Few Speak Up On Sex Assaults, Harassment at Aussie Campuses - Higher Education
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Few Speak Up On Sex Assaults, Harassment at Aussie Campuses

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by Rod McGuirk, Associated Press

CANBERRA, Australia — A survey of more than 30,000 Australian university students released on Tuesday found that half the respondents had been sexually harassed and almost one in 50 had been sexually assaulted on campuses, but few made formal complaints.

The Australian Human Rights Commission, which surveyed students across all 39 universities in 2015-16, concluded that sexual assault and sexual harassment occurred at unacceptable rates at Australian universities.

The survey found 51 percent of respondents were sexually harassed at least once in 2016.

It also found 6.9 percent of respondents reported being sexually assaulted in 2015 or 2016, with 1.6 percent saying the assaults occurred in a university setting.

But only 9 percent of those sexually assaulted and 2 percent of the sexually harassed in the past two years had made formal complaints.

The commission recommended that universities ensure that staff and students representatives likely to hear such disclosures receive training to respond. It also urged universities to pay for surveys every three years to track progress in reducing such harassment and assaults.

The commission also recommended that university residences and residential colleges fund a review of factors that contribute to sexual misbehavior in their settings.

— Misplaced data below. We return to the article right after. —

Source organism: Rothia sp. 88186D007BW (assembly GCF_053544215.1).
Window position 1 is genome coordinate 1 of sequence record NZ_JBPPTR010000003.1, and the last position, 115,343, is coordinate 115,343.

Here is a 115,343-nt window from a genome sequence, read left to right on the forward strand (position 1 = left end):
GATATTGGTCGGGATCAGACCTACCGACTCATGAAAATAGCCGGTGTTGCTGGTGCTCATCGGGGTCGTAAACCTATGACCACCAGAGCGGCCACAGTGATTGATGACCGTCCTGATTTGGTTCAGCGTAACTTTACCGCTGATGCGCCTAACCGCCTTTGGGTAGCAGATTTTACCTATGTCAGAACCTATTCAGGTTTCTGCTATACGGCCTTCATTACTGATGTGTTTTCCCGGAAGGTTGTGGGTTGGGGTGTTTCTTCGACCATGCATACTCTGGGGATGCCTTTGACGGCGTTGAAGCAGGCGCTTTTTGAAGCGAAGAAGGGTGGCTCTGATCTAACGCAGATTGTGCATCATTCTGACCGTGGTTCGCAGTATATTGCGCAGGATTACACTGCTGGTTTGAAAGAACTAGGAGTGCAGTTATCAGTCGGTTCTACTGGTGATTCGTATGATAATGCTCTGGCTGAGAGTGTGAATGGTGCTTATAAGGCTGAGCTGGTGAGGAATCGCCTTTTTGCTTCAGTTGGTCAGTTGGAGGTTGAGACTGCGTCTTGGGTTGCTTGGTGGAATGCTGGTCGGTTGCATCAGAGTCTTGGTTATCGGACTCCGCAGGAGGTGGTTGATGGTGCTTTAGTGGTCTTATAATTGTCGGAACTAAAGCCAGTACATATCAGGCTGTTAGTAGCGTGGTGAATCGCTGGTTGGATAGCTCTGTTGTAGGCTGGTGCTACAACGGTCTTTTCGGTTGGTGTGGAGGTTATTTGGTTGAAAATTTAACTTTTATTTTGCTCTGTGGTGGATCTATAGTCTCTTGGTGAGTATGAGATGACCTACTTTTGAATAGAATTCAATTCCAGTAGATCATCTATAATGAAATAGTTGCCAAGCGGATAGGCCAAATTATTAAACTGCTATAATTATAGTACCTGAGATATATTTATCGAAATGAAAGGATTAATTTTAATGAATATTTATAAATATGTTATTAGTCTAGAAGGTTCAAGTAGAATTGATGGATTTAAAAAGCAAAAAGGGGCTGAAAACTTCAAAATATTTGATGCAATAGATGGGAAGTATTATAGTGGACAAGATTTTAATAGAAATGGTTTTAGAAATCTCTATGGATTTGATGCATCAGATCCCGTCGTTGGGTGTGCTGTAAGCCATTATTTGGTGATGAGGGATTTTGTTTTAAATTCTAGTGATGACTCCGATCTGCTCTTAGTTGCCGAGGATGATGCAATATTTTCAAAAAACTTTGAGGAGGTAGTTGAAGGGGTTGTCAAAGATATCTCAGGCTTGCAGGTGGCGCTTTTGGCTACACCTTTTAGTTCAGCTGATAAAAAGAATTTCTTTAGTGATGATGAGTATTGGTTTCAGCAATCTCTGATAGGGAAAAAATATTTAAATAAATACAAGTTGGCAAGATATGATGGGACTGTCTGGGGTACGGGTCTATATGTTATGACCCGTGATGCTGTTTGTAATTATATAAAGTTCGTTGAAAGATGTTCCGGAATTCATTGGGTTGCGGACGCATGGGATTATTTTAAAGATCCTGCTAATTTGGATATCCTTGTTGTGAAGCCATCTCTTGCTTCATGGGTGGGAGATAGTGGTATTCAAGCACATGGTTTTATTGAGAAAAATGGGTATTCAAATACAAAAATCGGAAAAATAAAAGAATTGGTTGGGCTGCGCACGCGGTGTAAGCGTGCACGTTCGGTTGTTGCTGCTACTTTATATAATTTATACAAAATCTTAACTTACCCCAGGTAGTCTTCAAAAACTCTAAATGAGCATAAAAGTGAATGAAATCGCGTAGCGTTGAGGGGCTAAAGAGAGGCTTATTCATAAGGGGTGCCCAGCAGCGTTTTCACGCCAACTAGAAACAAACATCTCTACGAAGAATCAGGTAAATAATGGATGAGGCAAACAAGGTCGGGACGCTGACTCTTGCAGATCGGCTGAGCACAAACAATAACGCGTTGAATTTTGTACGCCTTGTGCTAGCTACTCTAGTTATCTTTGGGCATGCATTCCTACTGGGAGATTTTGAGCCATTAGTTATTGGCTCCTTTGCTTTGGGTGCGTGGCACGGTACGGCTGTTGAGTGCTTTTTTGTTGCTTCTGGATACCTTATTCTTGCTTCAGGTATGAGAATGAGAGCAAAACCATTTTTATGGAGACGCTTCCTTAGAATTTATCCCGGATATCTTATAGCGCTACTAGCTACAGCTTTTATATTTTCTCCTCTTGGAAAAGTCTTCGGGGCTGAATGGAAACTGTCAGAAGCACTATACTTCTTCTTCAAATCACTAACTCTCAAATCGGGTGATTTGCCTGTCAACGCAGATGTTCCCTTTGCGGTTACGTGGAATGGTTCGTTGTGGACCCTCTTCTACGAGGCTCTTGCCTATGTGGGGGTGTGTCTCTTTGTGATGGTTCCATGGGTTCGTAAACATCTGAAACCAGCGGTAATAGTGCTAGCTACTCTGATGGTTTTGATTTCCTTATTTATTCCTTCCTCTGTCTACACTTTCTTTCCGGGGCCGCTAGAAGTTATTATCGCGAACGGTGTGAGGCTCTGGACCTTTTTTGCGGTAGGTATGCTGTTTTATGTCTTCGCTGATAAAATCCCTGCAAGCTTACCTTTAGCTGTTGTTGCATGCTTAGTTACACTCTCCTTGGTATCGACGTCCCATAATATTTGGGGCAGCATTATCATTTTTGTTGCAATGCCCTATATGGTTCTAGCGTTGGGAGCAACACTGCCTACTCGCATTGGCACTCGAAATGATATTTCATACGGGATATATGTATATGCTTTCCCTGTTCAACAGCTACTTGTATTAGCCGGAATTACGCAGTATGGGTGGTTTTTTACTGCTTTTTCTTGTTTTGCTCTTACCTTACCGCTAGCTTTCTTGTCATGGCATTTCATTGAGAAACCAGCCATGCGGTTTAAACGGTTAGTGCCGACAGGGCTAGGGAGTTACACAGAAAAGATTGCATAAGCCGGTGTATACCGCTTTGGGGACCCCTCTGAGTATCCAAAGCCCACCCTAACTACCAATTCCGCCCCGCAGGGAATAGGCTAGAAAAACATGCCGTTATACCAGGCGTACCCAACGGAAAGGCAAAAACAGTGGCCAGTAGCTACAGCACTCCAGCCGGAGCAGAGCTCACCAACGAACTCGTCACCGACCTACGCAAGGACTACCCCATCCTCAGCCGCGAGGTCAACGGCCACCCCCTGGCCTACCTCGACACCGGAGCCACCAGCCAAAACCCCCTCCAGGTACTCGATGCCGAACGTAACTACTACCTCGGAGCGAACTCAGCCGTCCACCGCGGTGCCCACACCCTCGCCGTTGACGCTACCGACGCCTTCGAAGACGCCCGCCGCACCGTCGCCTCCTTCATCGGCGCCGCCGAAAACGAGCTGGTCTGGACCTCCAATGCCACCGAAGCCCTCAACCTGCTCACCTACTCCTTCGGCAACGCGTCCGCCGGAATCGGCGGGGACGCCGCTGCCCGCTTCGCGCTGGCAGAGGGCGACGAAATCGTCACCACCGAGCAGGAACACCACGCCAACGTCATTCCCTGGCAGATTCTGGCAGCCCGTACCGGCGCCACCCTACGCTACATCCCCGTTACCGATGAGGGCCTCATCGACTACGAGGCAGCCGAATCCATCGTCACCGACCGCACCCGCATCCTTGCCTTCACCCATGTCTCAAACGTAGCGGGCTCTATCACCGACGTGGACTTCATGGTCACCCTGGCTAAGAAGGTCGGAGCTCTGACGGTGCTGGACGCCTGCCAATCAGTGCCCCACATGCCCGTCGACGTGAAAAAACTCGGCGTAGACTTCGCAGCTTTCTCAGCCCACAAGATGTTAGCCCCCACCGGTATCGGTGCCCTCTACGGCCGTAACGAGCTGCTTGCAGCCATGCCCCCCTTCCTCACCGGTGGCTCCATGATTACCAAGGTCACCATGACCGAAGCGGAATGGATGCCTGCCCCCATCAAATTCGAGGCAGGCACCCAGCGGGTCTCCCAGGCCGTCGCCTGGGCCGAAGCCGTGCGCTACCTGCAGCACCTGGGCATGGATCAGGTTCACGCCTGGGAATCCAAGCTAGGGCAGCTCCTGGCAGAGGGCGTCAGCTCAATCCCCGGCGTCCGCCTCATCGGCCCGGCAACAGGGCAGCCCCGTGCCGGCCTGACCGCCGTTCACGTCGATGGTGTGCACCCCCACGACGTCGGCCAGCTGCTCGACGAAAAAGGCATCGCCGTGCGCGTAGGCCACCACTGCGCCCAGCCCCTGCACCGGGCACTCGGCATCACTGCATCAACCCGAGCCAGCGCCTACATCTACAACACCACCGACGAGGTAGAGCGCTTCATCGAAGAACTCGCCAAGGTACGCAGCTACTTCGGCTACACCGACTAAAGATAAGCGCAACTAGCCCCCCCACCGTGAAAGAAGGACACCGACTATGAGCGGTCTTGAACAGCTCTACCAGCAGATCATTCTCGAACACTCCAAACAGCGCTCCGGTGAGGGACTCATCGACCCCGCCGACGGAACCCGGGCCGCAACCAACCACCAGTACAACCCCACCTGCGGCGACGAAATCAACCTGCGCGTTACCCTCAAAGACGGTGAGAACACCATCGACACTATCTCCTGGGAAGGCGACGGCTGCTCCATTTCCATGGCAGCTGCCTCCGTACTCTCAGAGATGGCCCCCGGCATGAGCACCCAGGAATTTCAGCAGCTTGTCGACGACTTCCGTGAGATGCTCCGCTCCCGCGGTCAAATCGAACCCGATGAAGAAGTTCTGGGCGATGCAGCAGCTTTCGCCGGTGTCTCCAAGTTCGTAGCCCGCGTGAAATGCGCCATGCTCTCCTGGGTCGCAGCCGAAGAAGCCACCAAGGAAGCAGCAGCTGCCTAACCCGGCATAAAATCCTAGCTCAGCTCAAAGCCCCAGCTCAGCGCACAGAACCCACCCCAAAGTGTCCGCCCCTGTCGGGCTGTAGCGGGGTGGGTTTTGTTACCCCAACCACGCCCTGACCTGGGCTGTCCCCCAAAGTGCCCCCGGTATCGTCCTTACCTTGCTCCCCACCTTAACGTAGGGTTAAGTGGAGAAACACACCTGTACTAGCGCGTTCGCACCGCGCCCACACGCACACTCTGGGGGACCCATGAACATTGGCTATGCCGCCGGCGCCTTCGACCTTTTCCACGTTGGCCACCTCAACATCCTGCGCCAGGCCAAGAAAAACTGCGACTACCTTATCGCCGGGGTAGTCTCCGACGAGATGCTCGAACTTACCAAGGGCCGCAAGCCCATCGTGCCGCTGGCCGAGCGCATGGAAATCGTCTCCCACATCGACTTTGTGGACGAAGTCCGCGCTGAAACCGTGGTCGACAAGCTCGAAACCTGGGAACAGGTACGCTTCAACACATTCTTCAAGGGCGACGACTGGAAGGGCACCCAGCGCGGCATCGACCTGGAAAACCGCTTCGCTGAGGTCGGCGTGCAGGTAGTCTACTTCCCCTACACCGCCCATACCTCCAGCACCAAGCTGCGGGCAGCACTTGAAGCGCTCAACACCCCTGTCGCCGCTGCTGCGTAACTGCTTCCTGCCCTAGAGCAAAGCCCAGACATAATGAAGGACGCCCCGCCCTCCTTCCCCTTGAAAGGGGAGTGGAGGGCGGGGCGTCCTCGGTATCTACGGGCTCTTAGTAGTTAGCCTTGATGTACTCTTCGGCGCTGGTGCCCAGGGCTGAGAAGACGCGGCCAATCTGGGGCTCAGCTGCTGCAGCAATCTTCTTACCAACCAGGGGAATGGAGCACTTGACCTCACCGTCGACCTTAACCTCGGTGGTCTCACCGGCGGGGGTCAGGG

Universities Australia said the 39 universities that the advocacy organization represents shared a commitment to do more to ensure every student was safe and could study in an environment where respect was paramount.

“We send a strong and clear message today that these behaviors are not acceptable. Not on our campuses and not in Australian society,” chair Margaret Gardner said.

The National Union of Students accused universities of allowing rape cultures to develop on campuses around the country.

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“Universities can no longer bury their heads in the sand and ignore sexual assault and harassment,” the union women’s officer Abby Stapleton said.

The union wants universities to establish a national complaints and compliance mechanism and maintain comprehensive records of assault and harassment reports.

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